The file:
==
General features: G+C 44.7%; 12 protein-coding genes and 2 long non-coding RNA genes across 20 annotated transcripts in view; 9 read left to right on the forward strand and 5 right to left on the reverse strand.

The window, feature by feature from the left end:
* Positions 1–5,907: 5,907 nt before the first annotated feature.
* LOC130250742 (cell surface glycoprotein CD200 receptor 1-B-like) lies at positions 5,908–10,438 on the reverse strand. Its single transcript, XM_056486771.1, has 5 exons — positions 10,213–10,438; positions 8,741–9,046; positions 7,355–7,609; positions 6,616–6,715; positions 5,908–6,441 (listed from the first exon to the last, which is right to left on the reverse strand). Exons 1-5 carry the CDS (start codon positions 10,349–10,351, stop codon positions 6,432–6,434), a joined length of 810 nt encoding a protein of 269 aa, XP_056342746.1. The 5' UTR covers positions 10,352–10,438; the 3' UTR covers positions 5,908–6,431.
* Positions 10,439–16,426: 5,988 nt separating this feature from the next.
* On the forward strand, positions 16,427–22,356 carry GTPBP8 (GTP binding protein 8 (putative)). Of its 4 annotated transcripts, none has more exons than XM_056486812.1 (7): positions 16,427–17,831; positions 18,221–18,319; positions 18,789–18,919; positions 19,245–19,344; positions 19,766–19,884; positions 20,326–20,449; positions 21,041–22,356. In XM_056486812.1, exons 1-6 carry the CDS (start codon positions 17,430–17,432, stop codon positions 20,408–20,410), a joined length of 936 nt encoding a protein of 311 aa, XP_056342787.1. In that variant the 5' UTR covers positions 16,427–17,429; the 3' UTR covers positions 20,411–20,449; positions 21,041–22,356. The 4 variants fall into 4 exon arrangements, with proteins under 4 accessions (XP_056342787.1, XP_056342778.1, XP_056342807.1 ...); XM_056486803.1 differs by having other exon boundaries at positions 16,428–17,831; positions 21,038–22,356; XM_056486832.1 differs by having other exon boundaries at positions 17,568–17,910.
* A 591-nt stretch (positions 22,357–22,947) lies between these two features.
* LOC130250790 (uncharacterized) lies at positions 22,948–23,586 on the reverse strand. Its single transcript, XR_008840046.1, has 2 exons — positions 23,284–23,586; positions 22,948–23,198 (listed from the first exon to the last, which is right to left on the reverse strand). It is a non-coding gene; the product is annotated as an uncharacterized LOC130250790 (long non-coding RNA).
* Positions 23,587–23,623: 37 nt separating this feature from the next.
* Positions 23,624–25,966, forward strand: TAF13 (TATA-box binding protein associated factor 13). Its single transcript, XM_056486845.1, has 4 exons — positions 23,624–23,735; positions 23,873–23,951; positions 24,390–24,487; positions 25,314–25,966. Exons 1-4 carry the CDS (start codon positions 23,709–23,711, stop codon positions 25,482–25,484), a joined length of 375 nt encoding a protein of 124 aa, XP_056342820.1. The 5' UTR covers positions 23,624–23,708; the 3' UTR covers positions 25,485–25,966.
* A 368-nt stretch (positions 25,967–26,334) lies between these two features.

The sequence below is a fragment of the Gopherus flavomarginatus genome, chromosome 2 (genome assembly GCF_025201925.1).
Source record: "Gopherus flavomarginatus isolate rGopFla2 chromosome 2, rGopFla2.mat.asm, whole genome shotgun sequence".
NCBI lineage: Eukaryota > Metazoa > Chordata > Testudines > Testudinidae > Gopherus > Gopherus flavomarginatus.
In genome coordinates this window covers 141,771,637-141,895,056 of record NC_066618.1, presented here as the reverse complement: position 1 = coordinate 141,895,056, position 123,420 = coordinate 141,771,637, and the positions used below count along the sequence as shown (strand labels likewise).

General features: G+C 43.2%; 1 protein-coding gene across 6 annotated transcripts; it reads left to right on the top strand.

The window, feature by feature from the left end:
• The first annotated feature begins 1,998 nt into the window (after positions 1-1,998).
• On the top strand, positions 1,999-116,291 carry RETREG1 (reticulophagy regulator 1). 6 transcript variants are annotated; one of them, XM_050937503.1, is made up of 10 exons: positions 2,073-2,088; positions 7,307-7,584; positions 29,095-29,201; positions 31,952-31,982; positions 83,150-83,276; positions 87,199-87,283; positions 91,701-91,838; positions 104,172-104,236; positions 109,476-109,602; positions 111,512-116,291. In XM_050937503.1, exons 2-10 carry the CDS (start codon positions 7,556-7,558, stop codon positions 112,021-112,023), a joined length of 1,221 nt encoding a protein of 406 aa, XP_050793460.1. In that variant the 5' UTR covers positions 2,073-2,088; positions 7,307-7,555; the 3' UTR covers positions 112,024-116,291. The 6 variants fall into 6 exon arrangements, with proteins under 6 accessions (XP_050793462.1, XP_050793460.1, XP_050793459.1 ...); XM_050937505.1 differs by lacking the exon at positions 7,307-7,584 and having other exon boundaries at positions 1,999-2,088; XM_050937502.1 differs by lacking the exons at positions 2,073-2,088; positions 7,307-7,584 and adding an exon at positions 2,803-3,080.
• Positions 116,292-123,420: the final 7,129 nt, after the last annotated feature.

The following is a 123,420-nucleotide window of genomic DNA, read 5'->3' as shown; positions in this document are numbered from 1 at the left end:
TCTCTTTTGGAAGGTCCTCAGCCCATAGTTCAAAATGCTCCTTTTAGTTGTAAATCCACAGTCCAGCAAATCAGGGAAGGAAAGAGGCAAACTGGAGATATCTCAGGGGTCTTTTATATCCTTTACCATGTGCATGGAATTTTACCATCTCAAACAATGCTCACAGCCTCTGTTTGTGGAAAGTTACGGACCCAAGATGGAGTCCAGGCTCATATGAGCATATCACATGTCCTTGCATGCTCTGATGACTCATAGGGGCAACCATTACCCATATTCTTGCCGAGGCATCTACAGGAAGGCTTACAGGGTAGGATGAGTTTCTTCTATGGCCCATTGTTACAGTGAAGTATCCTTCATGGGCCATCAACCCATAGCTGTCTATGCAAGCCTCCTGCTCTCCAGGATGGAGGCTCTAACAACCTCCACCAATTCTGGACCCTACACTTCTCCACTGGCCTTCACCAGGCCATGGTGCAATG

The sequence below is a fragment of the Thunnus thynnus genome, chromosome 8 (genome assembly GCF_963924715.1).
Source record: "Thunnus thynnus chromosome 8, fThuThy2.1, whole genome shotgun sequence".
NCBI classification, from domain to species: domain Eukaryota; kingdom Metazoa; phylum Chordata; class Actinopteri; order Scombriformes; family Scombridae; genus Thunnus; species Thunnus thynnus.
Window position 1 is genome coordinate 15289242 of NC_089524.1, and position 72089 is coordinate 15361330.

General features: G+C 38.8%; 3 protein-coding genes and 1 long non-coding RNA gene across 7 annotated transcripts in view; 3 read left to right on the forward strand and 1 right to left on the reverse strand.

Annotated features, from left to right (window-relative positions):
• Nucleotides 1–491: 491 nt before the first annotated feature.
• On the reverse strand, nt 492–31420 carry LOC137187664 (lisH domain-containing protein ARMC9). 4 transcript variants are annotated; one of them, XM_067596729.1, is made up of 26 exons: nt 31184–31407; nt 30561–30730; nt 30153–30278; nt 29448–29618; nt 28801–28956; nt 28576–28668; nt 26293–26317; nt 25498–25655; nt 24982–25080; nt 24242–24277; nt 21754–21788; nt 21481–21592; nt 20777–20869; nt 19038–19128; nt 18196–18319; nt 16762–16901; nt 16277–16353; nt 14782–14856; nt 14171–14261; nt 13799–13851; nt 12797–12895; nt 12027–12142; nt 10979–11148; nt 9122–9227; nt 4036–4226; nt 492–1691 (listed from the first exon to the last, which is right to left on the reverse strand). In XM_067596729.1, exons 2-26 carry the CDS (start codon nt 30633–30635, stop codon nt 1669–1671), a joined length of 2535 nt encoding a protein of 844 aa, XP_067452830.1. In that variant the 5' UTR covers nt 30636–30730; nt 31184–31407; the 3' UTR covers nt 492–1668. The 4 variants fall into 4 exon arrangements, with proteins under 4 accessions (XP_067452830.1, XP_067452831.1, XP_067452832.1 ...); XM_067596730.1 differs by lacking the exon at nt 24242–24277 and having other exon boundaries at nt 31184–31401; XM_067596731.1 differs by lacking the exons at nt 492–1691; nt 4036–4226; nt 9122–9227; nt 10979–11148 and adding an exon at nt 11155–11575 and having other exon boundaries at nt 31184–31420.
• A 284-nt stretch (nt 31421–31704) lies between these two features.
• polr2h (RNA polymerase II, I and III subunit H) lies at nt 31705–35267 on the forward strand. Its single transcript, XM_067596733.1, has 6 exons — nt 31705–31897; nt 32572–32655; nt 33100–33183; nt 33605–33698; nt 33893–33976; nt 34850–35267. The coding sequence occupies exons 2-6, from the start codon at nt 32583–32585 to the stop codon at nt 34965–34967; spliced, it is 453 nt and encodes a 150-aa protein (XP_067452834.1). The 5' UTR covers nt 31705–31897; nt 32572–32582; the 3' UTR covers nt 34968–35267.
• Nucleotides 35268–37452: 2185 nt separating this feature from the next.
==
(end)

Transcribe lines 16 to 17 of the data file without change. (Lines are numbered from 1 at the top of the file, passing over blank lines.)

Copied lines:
General features: G+C 43.2%; 1 protein-coding gene across 6 annotated transcripts; it reads left to right on the top strand.

The window, feature by feature from the left end: